So in information security, especially in red teaming, there are of course do’s and don’ts in the industry, as is with every profession. Those get ultimately translated into best practices. But you’re not going to be able to find a textbook that is able to outline you every single consideration you need to make when, for example, dealing with customers that require red teaming or where you have to do a certain job, or try to get into a certain service or read someone’s information or work data.

So, cybersecurity professionals need to be aware of the many ways in which their actions or their inaction might have a significant impact on someone else’s life, someone else’s work, the company as a whole, and either now or in the future.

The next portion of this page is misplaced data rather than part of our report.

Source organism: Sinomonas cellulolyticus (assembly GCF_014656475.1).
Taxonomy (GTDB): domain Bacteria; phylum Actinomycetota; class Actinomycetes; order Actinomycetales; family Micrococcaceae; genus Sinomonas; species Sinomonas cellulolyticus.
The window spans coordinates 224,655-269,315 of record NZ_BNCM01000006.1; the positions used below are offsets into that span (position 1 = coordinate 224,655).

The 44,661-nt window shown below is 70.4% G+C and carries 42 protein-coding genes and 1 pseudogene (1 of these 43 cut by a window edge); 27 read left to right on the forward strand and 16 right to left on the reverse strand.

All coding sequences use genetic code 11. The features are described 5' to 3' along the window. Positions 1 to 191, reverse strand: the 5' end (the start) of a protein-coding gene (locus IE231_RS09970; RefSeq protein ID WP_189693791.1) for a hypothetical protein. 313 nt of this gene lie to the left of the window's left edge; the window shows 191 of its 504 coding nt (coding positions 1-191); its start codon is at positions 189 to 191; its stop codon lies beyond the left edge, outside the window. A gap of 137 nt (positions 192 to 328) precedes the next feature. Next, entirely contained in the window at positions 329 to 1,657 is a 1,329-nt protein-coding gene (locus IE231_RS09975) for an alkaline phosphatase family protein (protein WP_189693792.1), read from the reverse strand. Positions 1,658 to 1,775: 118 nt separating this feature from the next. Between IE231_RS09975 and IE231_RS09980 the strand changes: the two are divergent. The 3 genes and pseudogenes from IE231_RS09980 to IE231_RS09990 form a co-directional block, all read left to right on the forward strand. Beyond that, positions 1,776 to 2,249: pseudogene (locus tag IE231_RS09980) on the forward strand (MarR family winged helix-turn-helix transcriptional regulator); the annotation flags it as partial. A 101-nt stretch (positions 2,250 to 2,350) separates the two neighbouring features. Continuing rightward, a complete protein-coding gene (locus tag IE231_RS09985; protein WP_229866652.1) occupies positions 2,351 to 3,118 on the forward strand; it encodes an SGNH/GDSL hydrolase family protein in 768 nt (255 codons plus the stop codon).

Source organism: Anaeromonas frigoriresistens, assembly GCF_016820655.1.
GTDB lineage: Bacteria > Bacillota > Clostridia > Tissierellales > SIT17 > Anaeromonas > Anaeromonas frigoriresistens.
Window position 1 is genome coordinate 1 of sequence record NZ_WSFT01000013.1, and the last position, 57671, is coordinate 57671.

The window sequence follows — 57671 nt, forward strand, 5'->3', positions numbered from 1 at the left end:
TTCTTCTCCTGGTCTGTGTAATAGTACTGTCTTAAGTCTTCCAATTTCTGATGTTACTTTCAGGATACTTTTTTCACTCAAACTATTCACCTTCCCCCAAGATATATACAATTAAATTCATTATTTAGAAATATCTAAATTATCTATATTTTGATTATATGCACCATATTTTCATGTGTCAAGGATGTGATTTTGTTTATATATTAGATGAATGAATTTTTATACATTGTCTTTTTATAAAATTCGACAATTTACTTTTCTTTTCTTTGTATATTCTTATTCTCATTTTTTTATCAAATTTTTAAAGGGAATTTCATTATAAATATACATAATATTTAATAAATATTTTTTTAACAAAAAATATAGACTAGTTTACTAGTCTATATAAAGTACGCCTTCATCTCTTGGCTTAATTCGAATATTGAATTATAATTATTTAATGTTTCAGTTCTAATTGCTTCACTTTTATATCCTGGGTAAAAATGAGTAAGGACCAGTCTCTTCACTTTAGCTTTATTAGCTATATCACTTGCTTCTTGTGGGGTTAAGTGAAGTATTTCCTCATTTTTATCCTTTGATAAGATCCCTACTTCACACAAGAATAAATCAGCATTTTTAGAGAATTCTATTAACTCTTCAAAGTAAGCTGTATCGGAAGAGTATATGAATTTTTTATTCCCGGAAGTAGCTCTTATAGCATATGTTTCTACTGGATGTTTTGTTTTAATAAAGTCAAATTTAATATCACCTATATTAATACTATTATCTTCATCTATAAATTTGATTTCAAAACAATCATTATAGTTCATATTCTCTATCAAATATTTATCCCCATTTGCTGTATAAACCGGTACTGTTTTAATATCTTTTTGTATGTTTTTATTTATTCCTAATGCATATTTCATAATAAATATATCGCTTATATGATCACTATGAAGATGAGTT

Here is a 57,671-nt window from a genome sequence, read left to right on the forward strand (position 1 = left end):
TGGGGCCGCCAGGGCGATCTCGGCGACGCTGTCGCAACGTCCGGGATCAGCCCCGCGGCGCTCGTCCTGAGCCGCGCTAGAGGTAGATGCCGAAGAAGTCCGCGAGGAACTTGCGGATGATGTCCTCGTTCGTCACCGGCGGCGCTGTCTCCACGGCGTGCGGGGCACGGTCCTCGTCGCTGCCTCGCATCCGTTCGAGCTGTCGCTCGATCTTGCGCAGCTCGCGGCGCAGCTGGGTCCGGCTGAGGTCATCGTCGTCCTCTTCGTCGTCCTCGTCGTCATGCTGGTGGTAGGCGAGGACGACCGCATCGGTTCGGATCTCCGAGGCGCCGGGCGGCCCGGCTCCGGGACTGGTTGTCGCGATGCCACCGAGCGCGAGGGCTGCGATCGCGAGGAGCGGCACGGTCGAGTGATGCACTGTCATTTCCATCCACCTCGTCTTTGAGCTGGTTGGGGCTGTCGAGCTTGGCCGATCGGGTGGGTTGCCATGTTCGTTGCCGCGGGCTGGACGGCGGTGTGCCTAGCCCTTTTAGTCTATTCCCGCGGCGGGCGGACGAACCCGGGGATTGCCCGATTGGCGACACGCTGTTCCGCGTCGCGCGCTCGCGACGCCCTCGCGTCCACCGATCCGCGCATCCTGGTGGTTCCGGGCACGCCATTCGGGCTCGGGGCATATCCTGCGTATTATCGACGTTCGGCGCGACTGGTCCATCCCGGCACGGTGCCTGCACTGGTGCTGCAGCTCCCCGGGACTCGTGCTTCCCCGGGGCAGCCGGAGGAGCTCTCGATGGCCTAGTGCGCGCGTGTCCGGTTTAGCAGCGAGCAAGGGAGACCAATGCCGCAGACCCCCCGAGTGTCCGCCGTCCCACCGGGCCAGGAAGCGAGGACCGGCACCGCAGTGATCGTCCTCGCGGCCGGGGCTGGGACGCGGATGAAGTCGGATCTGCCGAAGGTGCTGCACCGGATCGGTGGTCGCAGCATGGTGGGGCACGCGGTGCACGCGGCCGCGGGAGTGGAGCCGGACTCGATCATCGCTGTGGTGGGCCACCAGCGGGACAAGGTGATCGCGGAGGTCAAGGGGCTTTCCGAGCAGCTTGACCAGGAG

Can you give us examples of, where do you the line? What kind of assignments have you actually turned down?

We’ve turned down assignments where the customer asked us to get into services or facilities that they didn’t own. So think cloud services, to try and hack those services. Yeah. Okay. But we’d probably need their permission for that first.

I mean, obviously we can try to steal someone’s password if that’s allowed and try to reuse it. I mean, for the service, there will be no difference. But directly attacking that service, that of course we cannot do because that’s illegal.

There’s’s other examples, where someone has asked to target a specific person. That is really tricky as well because we cannot single out any specific single person or even a department of people, if the department is too small and the amount of employees.